5 tips for finding a summer job

With summer break approaching, unless you're spending months in carefree bliss, the hunt for decent employment is on.

Young person sitting across from older person examining their resume Photo: Tima Miroshnichenko

Perhaps your job from last year isn’t what you're looking for, or maybe you’d like to start finding employment that will help you further in your career. Regardless, finding job postings and “help wanted” ads can be difficult, and that’s not to mention the stress of actually going through the hiring process. To help you out, I’ve listed some tips and tricks that friends and I have used when looking to make good money over summer vacation.


Use myCareer to find on-campus employment

MyCareer is Dalhousie’s job database. Plenty of on-campus jobs are posted there, from research positions to office work and everything in between. To see what’s available, visit mycareer.dal.ca, log in under “Student,” click "Career Services" in the side menu, then click "Job Postings." You can filter your search for options like full-time or part-time, by campus, by field, etc. 2023 summer jobs are already being posted, so now is a great time to start your search!


Use Indeed for jobs outside of Dal

I’m sure many of you have already heard about this job-searching site, but for those who haven’t, here’s a quick run-down. Indeed is a customizable database that helps narrow down the huge pool of job postings to a list that fits your exact needs and wants. Like myCareer, you can filter based on your preferences. Not only can this ensure you find a job near your home, but you can also find one that suits your skill set best.

Maybe you study finance and you’d like to find a summer job that will help in your future career. All you have to do is enter 'finance' into the search bar along with your desired location, and any jobs fitting your request will appear. This can also be a great site to use if you’re looking for internships (paid or unpaid). To do this, just enter “internship” alongside your desired field in the search bar. Then make sure to read the description of each job to ensure it's a summer position and discover whether it’s a paid position or not.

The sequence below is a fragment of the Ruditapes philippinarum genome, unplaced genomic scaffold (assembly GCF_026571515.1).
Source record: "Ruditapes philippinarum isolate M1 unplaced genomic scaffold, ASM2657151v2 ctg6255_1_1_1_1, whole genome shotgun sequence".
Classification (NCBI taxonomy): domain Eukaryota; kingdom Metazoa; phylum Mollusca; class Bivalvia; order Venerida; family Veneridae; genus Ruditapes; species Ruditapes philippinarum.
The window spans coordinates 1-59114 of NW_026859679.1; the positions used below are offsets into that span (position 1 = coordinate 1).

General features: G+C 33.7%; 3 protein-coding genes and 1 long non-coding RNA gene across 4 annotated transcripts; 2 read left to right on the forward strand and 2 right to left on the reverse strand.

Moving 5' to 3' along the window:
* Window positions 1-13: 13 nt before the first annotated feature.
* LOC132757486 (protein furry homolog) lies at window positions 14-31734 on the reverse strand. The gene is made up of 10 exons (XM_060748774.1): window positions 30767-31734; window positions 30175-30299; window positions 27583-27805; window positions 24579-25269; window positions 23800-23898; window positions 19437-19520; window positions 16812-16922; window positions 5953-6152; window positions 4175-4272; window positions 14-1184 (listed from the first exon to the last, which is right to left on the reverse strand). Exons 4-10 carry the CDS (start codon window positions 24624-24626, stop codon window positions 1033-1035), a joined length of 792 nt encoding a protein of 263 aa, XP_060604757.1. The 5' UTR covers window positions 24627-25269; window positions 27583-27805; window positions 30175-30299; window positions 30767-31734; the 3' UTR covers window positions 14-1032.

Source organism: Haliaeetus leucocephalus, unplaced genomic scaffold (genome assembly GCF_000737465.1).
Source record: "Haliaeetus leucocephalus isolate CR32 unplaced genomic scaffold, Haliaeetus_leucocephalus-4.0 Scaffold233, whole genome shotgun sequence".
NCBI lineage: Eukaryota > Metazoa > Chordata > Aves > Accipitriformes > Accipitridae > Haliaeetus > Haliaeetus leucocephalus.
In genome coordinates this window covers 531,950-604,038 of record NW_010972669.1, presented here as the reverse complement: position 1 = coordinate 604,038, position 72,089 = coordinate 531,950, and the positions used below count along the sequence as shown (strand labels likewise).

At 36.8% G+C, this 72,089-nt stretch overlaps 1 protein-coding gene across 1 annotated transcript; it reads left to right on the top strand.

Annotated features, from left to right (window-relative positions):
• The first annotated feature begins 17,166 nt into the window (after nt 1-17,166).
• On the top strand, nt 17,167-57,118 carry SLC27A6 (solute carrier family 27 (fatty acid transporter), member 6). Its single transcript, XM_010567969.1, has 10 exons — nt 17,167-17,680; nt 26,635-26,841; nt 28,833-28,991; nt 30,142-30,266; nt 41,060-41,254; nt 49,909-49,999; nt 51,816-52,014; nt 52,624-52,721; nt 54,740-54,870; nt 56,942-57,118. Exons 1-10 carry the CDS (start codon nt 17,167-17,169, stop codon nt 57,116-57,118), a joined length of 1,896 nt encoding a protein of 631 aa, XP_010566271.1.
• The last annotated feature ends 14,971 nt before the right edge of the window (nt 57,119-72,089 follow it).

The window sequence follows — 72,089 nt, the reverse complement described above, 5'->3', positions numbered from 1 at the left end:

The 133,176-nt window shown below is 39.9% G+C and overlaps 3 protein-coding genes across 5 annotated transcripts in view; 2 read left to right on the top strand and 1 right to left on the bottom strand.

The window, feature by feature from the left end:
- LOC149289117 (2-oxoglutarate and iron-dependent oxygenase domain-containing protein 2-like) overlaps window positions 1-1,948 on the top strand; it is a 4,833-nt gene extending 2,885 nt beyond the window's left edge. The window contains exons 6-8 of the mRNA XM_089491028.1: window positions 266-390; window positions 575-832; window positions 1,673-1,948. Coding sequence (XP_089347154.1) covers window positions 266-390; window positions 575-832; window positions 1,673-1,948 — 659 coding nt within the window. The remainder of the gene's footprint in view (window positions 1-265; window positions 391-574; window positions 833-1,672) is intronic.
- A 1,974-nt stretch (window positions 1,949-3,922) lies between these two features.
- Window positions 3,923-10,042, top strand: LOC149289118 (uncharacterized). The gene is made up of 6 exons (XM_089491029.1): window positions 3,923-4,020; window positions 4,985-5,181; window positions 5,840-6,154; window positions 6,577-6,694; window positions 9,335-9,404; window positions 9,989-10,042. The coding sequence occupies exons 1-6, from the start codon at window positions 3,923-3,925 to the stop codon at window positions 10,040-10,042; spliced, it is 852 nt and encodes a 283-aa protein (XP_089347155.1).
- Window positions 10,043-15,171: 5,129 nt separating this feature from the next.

Apply everywhere

If you’re less concerned with what the job is and more focused on income, my biggest tip is to apply everywhere, even if it's for a job that seems out of your usual skill set. For instance, I study English and history, and yet last summer I worked at an insurance company. Even if a job doesn’t appear to align with what you study, it can still teach you important skills that may help you in the future.

Remember, you can turn down job offers! The more jobs you apply to, the better chance you have at not only getting an offer but having the choice of where you’d like to work. You can compare and contrast wages, benefits, and environment, to better your chance of working at a place you’ll actually enjoy.


Update your resume

It may seem obvious but spending a little time sprucing up your resume can help you stand out amongst the crowd of other potential candidates. If you’re looking for a place to start, you can check out the resume templates on Google Docs or Microsoft Word. Templates can give you an idea of what employers may be looking for and how to clearly organize your information so it’s easy to read. Also, don’t forget to update your skills with those you’ve learned while at school! You can meet with a peer advisor at the Bissett Student Success Centre to have them look over your resume.


Write a cover letter

Depending on the job you apply for, they may ask you for a cover letter. Sometimes, this request is mandatory, and other times it's just a suggestion. Though the extra work can draw out the application process, I recommend submitting a cover letter for every job you apply for unless stated otherwise. Writing one helps you contextualize your resume and share more about yourself with your potential employer. Just like resumes, you can find a bunch of templates online that can help show you the kind of information you should include and the best way to organize it. Dalhousie’s career resources are a good place to start.


No matter how you go about it, job hunts can be exhausting. One of the hardest parts about the application process is putting in all the work and never getting a response, especially if it was for a job you really wanted. Just remember that job postings will come and go, but you’ll eventually come upon the opportunity that you’ve been looking for. Good luck!